Hardiness: USDA Zone 8a: to -12.2 °C (10 °F) USDA Zone 8b: to -9.4 °C (15 °F) USDA Zone 9a: to -6.6 °C (20 °F) USDA Zone 9b: to -3.8 °C (25 °F) USDA Zone 10a: to -1.1 °C (30 °F) USDA Zone 10b: to 1.7 °C (35 °F)
Sun Exposure: Full Sun
Danger: Plant has spines or sharp edges; use extreme caution when handling
Bloom Color: Pink
Bloom Time: Late Spring/Early Summer
Other details: Drought-tolerant; suitable for xeriscaping
Soil pH requirements: 6.6 to 7.5 (neutral) 7.6 to 7.8 (mildly alkaline) 7.9 to 8.5 (alkaline)
Patent Information: Non-patented
Propagation Methods: Scarify seed before sowing
Seed Collecting: Allow pods to dry on plant; break open to collect seeds
On Nov 9, 2009, uglysteve from Apache Junction, AZ wrote:
They grow wild in my area up to about 2500 feet. Easy to identify in spring, covered in light purple flowers. Sharp curved thorns. Fast growing with water, grows in wash. Will survive on only rain once established. I have a 30 ft. tree feeding from my septic drain area, it is about 12 years old. Needs a lot of pruning if you want to walk under it. Very crowded branches. Can take a lot of heat, does not like much frost. Top will be killed by hard frost, but can resprout from roots. Can live for a long, long time. Dense wood.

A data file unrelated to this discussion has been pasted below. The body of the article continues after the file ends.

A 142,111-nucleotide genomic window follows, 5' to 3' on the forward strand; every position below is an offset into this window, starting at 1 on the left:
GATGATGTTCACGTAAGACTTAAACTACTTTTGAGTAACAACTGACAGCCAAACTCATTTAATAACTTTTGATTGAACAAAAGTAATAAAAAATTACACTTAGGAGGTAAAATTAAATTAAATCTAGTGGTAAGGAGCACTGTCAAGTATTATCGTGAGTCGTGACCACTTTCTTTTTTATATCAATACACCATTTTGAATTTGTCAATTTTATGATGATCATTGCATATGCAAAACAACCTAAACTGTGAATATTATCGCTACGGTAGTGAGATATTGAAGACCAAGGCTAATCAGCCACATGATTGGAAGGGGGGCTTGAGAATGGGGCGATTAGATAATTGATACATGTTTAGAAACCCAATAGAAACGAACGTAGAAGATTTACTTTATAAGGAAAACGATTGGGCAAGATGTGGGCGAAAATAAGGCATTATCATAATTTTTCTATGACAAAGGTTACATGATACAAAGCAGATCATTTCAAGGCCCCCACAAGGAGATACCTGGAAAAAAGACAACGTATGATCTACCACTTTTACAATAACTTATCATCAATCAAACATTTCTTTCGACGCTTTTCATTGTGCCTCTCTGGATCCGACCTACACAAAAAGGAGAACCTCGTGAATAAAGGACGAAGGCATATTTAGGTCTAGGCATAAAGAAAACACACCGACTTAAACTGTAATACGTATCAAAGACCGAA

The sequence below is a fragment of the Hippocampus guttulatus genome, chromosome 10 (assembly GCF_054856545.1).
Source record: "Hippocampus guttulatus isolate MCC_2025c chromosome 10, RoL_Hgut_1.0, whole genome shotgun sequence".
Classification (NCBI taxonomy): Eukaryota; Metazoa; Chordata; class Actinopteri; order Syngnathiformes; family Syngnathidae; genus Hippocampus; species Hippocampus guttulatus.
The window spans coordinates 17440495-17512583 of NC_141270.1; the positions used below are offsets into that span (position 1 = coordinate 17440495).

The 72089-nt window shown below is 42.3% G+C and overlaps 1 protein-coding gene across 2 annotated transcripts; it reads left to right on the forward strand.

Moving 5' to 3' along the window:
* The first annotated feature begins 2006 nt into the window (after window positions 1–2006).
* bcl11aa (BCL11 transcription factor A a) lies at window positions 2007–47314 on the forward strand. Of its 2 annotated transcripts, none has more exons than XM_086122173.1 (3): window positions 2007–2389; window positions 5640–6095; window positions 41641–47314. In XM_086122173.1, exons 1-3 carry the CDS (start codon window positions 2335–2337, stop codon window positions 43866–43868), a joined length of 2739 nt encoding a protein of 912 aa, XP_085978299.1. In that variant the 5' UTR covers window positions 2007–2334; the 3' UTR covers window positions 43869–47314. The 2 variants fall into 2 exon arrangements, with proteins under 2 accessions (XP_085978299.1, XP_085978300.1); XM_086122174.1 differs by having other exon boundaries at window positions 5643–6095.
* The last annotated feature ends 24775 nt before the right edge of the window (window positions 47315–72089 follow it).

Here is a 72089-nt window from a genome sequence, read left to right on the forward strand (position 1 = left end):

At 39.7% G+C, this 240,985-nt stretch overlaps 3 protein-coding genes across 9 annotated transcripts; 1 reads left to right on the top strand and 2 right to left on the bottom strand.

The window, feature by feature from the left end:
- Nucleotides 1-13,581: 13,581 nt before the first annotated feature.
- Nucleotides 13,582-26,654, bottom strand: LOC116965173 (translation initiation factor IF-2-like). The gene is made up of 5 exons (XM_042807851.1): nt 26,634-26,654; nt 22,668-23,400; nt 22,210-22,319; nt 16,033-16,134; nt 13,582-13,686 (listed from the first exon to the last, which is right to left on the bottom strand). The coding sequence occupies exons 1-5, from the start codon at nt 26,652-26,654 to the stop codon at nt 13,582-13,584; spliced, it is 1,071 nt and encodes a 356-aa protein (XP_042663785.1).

On Feb 18, 2008, QCHammy from San Tan Valley, AZ (Zone 9a) wrote:
I have this one growing in my front yard. Is loaded with hook shaped thorns on young stems. Will be less thorny as it matures. Use caution while trimming this tree as the thorns will dig deep into your flesh and then break off. Whatever you do don't hang Christmas lights on it. Trust me you'll only do it once. =)
On Jan 17, 2008, gooley from Hawthorne, FL (Zone 8b) wrote:
I've gotten these to grow from seed, and I've transplanted them into pots... where they eventually died due to my neglect. Looks pretty much like a mesquite when a young seedling. I plan to try again and plant them out early, on some of the dryer parts of my land. I have no idea how they will fare in this humid, occasionally frosty climate (near Gainesville, Florida). They seem attractive trees, expecially in bloom, judging from photos.
On Nov 21, 2006, Xenomorf from Valley of the Sun, AZ (Zone 9b) wrote:
I've seen this growing in the wild in the South Mountian Preserve in Phoenix and on the 'El Camino Del Diablo Trail' (Devils' Highway) that runs between Ajo and Wellton, Arizona in the Cabeza Prieta National Wildlife Refuge.
This plant has been said to grow in the following regions:
Ajo, Arizona Apache Junction, Arizona Green Valley, Arizona Maricopa, Arizona Phoenix, Arizona Picture Rocks, Arizona Queen Creek, Arizona Wellton, Arizona Wickenburg, Arizona Roswell, New Mexico